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Andrew Trimble blasts Ireland's defeat in France as 'criminal'

By Jonathan Bradley

Straight-talking Andrew Trimble described Ireland's attacking play as 'criminal' in their 10-9 Six Nations defeat to France on Saturday that left coach Joe Schmidt admitting his side's two-year reign as champions is as good as over.

Unconvincing Ireland were limited to just a trio of penalties in the Stade de France and, despite leading 9-3 at the break, failed to score in the second period as France came back to win thanks to a converted Maxime Medard try 10 minutes from time.

With Ireland's chances of a third straight title now all but gone, Trimble was left fuming at missed opportunities to score.

"It's criminal getting down there but then not taking your chances," rapped the Ulster winger. "To be fair, it was greasy, it was tough out there, but we should be a side that backs ourselves whenever we get opportunities and we didn't.

"A lot of that damage was done in the first-half and then that put us under pressure in the second."

Trimble's Ulster and Ireland team-mate Rory Best was equally damning, the captain saying Ireland had blown a "massive opportunity" to maintain an undefeated run against France that stretched back to 2011.

"It was a massive opportunity that we'll be very disappointed we weren't able to take," said Best. "We know we had chances. When we look back at it later in the week we'll be really disappointed we couldn't have put more points on the board.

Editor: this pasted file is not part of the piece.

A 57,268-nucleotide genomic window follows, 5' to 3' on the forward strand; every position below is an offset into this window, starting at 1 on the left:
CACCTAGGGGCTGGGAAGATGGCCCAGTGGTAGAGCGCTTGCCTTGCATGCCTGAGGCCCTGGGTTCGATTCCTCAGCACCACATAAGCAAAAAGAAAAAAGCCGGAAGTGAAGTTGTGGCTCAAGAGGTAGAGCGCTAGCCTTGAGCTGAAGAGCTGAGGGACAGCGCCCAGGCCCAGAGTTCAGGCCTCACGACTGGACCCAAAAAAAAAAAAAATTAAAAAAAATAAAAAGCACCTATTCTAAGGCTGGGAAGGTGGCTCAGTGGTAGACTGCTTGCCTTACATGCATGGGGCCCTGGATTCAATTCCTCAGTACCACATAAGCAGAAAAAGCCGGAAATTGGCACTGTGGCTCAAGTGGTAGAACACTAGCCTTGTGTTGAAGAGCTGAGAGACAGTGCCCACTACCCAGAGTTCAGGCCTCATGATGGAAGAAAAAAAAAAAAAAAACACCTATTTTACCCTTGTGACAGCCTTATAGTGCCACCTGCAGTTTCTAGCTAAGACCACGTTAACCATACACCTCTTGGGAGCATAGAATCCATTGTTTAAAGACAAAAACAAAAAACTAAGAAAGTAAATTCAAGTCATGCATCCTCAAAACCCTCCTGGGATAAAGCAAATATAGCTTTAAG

"We'll look in the second-half on how we allowed our boys to get isolated at times."

Ireland were unhappy not to see France handed at least one yellow card in the first-half for questionable hits, although were perhaps fortunate themselves not to see a prop binned late on, with Best feeling he was running a "fine line" when pleading his case to the referee.

"I think at one stage I asked the question how many attacking penalties are we going to get here without further sanction. He said he was keeping a close eye on it," Best revealed regarding his discussions with ref Jaco Peyper.

"There's a fine line between badgering the referee and keeping pressure on him. The one on Sexton, he said the TMO was happy it was just a penalty.

"The one on Dave Kearney, you want to keep the pressure on, but ultimately they are making the decisions."

Ireland felt they had further reason to question Peyper after his handling of the scrum following the second-half arrival of Eddy Ben Arous and Rabah Slimani when the visitors led 9-3.

Best admitted the dynamics in the set-piece changed markedly in the second-half.

"I think we scrummed well in the first-half," said Best. "The disappointing thing was it started to get messy in the second.

"It got angled. That's disappointing. We knew that would happen when they came on but we wanted to keep the pressure.

"When Tadhg Furlong came on, he was trying to get through the hole. It's difficult when you've a quality player like Ben Arous pushing him on the angle like that."

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